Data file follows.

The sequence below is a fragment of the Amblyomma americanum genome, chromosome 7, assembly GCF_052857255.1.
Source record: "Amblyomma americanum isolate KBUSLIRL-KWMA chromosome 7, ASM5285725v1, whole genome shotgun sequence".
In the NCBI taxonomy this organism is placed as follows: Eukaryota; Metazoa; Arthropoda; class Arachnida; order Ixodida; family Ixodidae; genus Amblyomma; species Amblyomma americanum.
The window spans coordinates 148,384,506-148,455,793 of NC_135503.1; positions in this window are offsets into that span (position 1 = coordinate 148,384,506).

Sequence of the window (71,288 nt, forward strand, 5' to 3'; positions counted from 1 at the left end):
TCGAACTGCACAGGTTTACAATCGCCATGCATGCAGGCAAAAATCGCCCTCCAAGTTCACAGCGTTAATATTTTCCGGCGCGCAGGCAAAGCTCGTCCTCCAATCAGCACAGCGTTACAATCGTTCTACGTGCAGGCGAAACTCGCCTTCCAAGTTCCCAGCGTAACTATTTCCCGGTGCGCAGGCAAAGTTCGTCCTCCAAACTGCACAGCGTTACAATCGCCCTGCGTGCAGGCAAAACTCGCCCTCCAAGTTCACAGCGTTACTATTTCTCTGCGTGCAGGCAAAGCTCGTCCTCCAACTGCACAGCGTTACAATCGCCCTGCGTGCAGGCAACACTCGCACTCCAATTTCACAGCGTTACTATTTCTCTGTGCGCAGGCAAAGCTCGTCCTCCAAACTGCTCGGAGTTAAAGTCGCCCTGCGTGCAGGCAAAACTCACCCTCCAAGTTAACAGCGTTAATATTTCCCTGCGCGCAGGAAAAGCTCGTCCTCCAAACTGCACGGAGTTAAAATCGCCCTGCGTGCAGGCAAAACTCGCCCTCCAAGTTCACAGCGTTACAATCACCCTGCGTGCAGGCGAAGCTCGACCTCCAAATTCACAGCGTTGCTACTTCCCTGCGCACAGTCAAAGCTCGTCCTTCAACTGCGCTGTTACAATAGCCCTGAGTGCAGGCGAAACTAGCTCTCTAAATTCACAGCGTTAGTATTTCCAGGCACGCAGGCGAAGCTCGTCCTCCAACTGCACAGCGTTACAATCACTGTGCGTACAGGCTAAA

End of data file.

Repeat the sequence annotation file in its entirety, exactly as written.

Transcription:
The sequence below is a fragment of the Amblyomma americanum genome, chromosome 7, assembly GCF_052857255.1.
Source record: "Amblyomma americanum isolate KBUSLIRL-KWMA chromosome 7, ASM5285725v1, whole genome shotgun sequence".
In the NCBI taxonomy this organism is placed as follows: Eukaryota; Metazoa; Arthropoda; class Arachnida; order Ixodida; family Ixodidae; genus Amblyomma; species Amblyomma americanum.
The window spans coordinates 148,384,506-148,455,793 of NC_135503.1; positions in this window are offsets into that span (position 1 = coordinate 148,384,506).

Sequence of the window (71,288 nt, forward strand, 5' to 3'; positions counted from 1 at the left end):
TCGAACTGCACAGGTTTACAATCGCCATGCATGCAGGCAAAAATCGCCCTCCAAGTTCACAGCGTTAATATTTTCCGGCGCGCAGGCAAAGCTCGTCCTCCAATCAGCACAGCGTTACAATCGTTCTACGTGCAGGCGAAACTCGCCTTCCAAGTTCCCAGCGTAACTATTTCCCGGTGCGCAGGCAAAGTTCGTCCTCCAAACTGCACAGCGTTACAATCGCCCTGCGTGCAGGCAAAACTCGCCCTCCAAGTTCACAGCGTTACTATTTCTCTGCGTGCAGGCAAAGCTCGTCCTCCAACTGCACAGCGTTACAATCGCCCTGCGTGCAGGCAACACTCGCACTCCAATTTCACAGCGTTACTATTTCTCTGTGCGCAGGCAAAGCTCGTCCTCCAAACTGCTCGGAGTTAAAGTCGCCCTGCGTGCAGGCAAAACTCACCCTCCAAGTTAACAGCGTTAATATTTCCCTGCGCGCAGGAAAAGCTCGTCCTCCAAACTGCACGGAGTTAAAATCGCCCTGCGTGCAGGCAAAACTCGCCCTCCAAGTTCACAGCGTTACAATCACCCTGCGTGCAGGCGAAGCTCGACCTCCAAATTCACAGCGTTGCTACTTCCCTGCGCACAGTCAAAGCTCGTCCTTCAACTGCGCTGTTACAATAGCCCTGAGTGCAGGCGAAACTAGCTCTCTAAATTCACAGCGTTAGTATTTCCAGGCACGCAGGCGAAGCTCGTCCTCCAACTGCACAGCGTTACAATCACTGTGCGTACAGGCTAAA